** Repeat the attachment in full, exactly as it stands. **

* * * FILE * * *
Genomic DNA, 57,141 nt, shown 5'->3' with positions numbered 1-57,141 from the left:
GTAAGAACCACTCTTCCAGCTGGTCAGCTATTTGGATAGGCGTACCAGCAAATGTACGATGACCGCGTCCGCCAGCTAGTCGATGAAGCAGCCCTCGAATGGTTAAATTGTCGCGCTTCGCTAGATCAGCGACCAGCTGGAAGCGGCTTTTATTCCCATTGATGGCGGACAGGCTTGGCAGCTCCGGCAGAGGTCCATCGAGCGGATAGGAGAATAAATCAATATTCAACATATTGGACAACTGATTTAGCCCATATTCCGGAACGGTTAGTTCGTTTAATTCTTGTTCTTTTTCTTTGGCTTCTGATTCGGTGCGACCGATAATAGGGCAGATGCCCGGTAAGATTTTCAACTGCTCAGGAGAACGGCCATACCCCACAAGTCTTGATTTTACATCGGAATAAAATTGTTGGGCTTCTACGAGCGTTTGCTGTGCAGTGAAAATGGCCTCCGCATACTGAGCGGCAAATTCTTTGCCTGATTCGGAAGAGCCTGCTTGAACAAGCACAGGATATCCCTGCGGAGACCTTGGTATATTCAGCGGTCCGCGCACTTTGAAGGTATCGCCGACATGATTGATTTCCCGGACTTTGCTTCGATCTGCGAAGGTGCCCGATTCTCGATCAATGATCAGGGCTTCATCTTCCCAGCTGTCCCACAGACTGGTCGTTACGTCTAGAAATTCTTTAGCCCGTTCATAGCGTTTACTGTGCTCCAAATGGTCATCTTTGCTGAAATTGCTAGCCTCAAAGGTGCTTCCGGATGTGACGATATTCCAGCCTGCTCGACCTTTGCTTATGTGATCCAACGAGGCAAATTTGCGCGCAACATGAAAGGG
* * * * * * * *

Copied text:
Genomic DNA, 57,141 nt, shown 5'->3' with positions numbered 1-57,141 from the left:
GTAAGAACCACTCTTCCAGCTGGTCAGCTATTTGGATAGGCGTACCAGCAAATGTACGATGACCGCGTCCGCCAGCTAGTCGATGAAGCAGCCCTCGAATGGTTAAATTGTCGCGCTTCGCTAGATCAGCGACCAGCTGGAAGCGGCTTTTATTCCCATTGATGGCGGACAGGCTTGGCAGCTCCGGCAGAGGTCCATCGAGCGGATAGGAGAATAAATCAATATTCAACATATTGGACAACTGATTTAGCCCATATTCCGGAACGGTTAGTTCGTTTAATTCTTGTTCTTTTTCTTTGGCTTCTGATTCGGTGCGACCGATAATAGGGCAGATGCCCGGTAAGATTTTCAACTGCTCAGGAGAACGGCCATACCCCACAAGTCTTGATTTTACATCGGAATAAAATTGTTGGGCTTCTACGAGCGTTTGCTGTGCAGTGAAAATGGCCTCCGCATACTGAGCGGCAAATTCTTTGCCTGATTCGGAAGAGCCTGCTTGAACAAGCACAGGATATCCCTGCGGAGACCTTGGTATATTCAGCGGTCCGCGCACTTTGAAGGTATCGCCGACATGATTGATTTCCCGGACTTTGCTTCGATCTGCGAAGGTGCCCGATTCTCGATCAATGATCAGGGCTTCATCTTCCCAGCTGTCCCACAGACTGGTCGTTACGTCTAGAAATTCTTTAGCCCGTTCATAGCGTTTACTGTGCTCCAAATGGTCATCTTTGCTGAAATTGCTAGCCTCAAAGGTGCTTCCGGATGTGACGATATTCCAGCCTGCTCGACCTTTGCTTATGTGATCCAACGAGGCAAATTTGCGCGCAACATGAAAGGG